There’s a new leadership imperative underway—Create the future workforce. Now. So says Accenture’s 2017 report, Harnessing Revolution: Creating the future workforce.

One of the three, key actions supporting that imperative is strengthening the talent pipeline from its source. This means making sure our young people, from childhood through college age, are well prepared to step into the jobs of the future—many of which are yet to be defined.

One thing is abundantly clear. Digitisation has been, and will continue to be, a significant transformational force within the workplace. At the heart of digitisation is computer science and programming. If we’re going to have a capable workforce going into the future, computing, programming, data analytics, and potentially-related math, engineering, and science skills will need to become standard core competencies for most, if not all, our young people.

A gender gap crisis

Which brings me to a current crisis. Women comprise approximately 50 percent of the workforce. But their interest in the STEM (science, technology, engineering, and mathematics) fields is disproportionately low to their male counterparts. This is a gender gap with serious consequences. Consider the following statistics:

  •        In 2015, there were 500,000 computing jobs, but only 40,000 computer science grads to fill them.
  •        It’s projected that in the next ten years, only one in five computing jobs will be held by women.

A recent panel discussion on Cracking the Gender Code held at the World Economic Forum 2017 provides valuable insight into why this gender gap exists and how to close it. During the session, Reshma Saujani, CEO of Girls Who Code (an organisation committed to ensuring young girls develop an interest in and pursue computer science education), along with General Motors CEO Mary Barra, and Accenture Chief Marketing and Communications Officer Roxanne Taylor share these contributing factors:

  •        At the fundamental level, girls are not sufficiently encouraged to pursue computer science. It’s considered a male domain.
  •        Because boys tend to predominate the computer science field, girls feel even less comfortable participating.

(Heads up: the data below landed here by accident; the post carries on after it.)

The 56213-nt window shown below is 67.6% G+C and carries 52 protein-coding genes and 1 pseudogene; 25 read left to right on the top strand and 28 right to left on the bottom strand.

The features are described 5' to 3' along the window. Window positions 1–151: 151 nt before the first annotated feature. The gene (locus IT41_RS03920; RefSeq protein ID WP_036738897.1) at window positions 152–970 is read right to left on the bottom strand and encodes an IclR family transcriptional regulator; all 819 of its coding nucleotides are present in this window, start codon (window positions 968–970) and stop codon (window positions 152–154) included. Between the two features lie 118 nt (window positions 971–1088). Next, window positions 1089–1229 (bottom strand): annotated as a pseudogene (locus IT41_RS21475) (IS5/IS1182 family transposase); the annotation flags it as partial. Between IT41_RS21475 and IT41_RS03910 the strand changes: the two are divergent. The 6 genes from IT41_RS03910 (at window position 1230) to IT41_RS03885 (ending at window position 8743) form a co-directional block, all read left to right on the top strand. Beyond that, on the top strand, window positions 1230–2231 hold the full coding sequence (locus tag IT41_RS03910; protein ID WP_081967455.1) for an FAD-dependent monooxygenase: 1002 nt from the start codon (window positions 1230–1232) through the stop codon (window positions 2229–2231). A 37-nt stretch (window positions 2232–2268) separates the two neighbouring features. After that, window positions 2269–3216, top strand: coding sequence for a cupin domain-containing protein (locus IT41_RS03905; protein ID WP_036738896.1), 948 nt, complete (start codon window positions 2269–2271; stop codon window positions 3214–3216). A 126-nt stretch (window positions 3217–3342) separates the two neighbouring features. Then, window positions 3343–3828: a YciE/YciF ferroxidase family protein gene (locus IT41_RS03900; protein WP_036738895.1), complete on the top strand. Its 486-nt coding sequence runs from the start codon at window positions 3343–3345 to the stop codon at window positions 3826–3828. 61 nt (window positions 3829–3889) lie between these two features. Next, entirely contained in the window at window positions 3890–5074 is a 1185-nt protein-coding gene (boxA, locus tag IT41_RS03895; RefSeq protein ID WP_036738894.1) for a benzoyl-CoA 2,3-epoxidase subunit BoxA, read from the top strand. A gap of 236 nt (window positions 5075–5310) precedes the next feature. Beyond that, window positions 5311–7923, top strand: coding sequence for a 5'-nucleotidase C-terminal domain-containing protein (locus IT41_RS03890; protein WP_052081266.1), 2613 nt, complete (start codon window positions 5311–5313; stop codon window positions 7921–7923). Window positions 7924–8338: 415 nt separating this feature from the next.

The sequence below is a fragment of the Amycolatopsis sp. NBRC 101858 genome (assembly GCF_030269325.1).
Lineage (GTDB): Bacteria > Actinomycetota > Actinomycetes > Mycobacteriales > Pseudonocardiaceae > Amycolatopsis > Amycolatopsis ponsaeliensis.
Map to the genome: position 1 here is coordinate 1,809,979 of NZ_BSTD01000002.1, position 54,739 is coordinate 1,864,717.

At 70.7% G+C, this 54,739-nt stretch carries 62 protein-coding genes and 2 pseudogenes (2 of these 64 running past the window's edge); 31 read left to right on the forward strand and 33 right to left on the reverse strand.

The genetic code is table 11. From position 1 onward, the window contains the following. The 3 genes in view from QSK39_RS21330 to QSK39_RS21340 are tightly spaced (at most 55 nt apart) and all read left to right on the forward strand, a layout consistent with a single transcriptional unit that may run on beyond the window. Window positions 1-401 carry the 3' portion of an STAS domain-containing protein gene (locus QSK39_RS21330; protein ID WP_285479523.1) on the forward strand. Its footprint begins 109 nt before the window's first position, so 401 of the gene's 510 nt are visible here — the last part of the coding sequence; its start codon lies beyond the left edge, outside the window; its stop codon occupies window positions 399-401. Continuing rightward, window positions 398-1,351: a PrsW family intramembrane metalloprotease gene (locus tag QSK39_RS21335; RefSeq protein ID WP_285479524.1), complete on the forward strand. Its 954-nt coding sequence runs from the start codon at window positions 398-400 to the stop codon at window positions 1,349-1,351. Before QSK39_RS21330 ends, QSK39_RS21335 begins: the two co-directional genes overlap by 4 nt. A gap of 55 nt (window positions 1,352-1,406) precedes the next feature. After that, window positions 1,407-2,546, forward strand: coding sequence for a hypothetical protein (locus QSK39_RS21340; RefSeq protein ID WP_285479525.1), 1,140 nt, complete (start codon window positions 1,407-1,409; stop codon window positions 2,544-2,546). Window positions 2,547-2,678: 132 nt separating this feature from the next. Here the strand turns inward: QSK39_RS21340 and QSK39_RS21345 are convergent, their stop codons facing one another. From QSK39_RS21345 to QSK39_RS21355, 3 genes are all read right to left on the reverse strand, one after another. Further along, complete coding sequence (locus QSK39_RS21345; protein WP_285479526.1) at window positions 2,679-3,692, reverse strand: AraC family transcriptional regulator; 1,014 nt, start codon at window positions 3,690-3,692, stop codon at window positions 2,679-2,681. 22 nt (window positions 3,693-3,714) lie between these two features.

•        Computer science is not as appealing to girls as it is to boys. Boys enjoy the singular, competitive, trial-and-error nature of programming, whereas girls            are more social and solutions-oriented.
  •        Girls don’t see the connection between computer science and social issues.
  •        Boys more easily thrive in a risk-taking environment. Girls are encouraged to perfection and tend to avoid risk.

Closing the gap

The good news is, in many cases, getting girls interested in programming is simply a matter of marketing. By helping girls make the connection between science and solving social issues, the hope is more girls will see a worthwhile application for computing skills. One panelist noted that 74 percent of high school girls want to change the world. If they’re shown change can be brought about through computer science, many of them will be more likely to pursue computer science degrees in college.

Curriculum development is another contributing factor in overcoming this deficit. Customising classes to focus on solving problems rather than winning a competition will make computer science education more appealing to girls. Corporations play an important role in partnering with the educational arena to create engaging and easy-to-implement curriculums. Doing so will help ensure females are well represented in the computer sciences so companies will have a broader pool of applicants to choose from.

Raising children to embrace computer science

But the responsibility doesn’t entirely lay with schools and companies. Gender equality and future employment preparedness starts at home, and in this case, at a young age. Today’s children are the first true digital natives. The time is right to ensure girls and boys are equally encouraged to pursue computer science careers that will help them be valuable contributors to the workforce of the future.

The panelists pointed out that parents often coddle their girls to avoid risk while at the same time pushing their boys to embrace it. Those parenting habits translate into conscious or subconscious redirections of interest toward careers that might be considered more male or female—when in fact, all career options should be gender neutral if we’re to achieve true gender parity.

It’s estimated that by 2025 we’ll need three times more women in computing than we have today. That will only happen with massive, deliberate intervention. The technology gender gap is a global academic, economic, and social issue in which all aspects of society must be invested—from the schoolroom to the boardroom to the living room. Everyone has a role to play in making sure all our young people are equally equipped to participate in an engaged and productive digitised workforce of the future.

I encourage you to watch the panel discussion to learn more about this topic and how everyone can play a part in making sure we have enough women, and men, to meet the workforce needs of the future.

For more information about the workforce of the future, please read Accenture’s report:

Harnessing Revolution: Creating the future workforce

Click here to watch the replay of the World Economic Forum 2017 Cracking the Gender Code panel.

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